They need to learn that there is structure to knowledge, and that they can learn more by reading than by doing, but that not everything they read is true. They need to learn the laws of logic, from the laws of identity and non-contradiction to the long lists of fallacies.
How many adults know these things consciously?
They need to learn the difference between induction and deduction, and between hearsay and fact.
I'd say that they (and you!) need to learn that there is no such thing as induction (but perhaps that is a topic for a philosophy list?).
They need to learn that sometimes you have to slog through the dull parts of a book to get to something really worth knowing.
I am not sure about this. It is a bit like saying that children must learn that learning to ride a bicycle is necessarily painful. You seem to be saying that there are some parts of subjects that are intrinsically boring (for instance, you might think that arithmetic is boring but that one has to be able to do that in order to understand calculus). That is not true. All the parts of subjects that have any substance were invented by people who invented them because they wanted to, so all one has to do is see it their way, and one will find the intrinsic interest one thinks does not exist. And what is more, the inventors had to put hundreds of times more effort into it than anyone studying these things now will.
They need to learn that some things simply must be memorised, so that the conscious mind can focus on the next higher level of abstraction.
That is simply false. It depends what you mean by “memorised” but one will remember things one learns about. If it is not possible to focus on the next higher level of abstraction without first learning the lower stuff, then that is what will happen – the child will be learning the lower stuff – so what is the problem? Or is it that what this is really all about is making the children study what we think is important? Why else would we be thinking in terms of getting them memorising lower things?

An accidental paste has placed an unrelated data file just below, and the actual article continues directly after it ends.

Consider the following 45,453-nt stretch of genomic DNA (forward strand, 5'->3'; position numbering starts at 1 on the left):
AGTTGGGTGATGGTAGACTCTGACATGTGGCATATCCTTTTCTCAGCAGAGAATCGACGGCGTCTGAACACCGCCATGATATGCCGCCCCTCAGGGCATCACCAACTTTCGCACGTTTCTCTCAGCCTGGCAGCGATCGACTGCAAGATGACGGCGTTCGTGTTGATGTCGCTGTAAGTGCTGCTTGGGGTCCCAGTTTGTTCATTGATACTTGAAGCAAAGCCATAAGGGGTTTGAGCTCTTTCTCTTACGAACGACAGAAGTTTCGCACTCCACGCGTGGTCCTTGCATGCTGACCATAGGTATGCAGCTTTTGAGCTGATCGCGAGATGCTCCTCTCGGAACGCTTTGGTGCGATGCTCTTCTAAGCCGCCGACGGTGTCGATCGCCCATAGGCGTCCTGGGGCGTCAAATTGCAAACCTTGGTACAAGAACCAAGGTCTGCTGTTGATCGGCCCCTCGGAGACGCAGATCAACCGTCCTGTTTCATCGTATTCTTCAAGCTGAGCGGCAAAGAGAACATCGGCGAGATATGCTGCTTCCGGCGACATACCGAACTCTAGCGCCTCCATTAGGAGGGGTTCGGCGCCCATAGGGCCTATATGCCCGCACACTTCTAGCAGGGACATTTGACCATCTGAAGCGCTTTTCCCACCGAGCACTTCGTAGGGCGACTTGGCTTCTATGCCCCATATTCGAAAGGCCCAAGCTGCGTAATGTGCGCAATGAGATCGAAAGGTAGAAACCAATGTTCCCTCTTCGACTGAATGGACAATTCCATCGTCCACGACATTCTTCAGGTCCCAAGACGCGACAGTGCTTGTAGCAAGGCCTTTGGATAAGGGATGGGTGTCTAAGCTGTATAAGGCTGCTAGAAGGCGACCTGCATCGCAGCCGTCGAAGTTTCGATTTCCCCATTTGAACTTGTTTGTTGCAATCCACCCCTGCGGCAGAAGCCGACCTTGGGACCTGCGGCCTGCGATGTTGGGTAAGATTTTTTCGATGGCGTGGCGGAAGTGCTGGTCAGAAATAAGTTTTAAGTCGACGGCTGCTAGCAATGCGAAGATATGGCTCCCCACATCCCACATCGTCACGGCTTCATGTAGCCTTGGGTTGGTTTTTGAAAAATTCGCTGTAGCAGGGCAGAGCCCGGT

Lest you think I am attacking a straw man, let me quote John Holt, who wrote in Teach your Own, “Intelligence, as I wrote in How Children Fail, is not the measure of how much we know how to do, but of how we behave when we don't know what to do. It has to do with our ability to think up important questions and then to find ways to get useful answers. It is not a trick that can be taught, nor does it need to be. We are born with it, and if our other deep animal needs are fairly well satisfied, and we have reasonable access to the world around us, we will put it to work on that world.” (It is not the best quote expressing that view, but it does happen to be in the one Holt book near at hand. ;-)
This is what I call the intrinsic view of learning. What it does is to confuse the sort of nearly automatic learning that an infant performs with the sort of conceptual learning that an older child or adult needs. When the time comes to solve problems “when we don't know what to do,” there is most definitely value in studying problem-solving.
There is value in studying problem-solving, in my opinion, but what you seem to be saying through all this, is that there are things whose value is not obvious, and that the value of such a thing only comes later, when one is learning other things. But that is just tantamount to saying that reason does not work – that the value of things cannot be judged by reason but can only be judged by appeal to authority. If there is value in studying problem-solving, then people who value it will expose their children to the theory that it is valuable to study problem-solving, and this will take its place among all the other theories that the children have got. The children will pick and choose between those theories, and accept some, reject others, and so on. So saying that there is value in studying this thing, has no bearing on educational practices unless one thinks that the children won't agree that it has this value unless one forces them. If they will agree that it has this value without being forced, then there is no great discussion between us, except that I don't think that you can know what that value is – it is only your opinion – but I don't think there is anything wrong with your children adopting that particular idea any more than I think there is a problem with them adopting any other idea, so long as they do it rationally, by their own choice.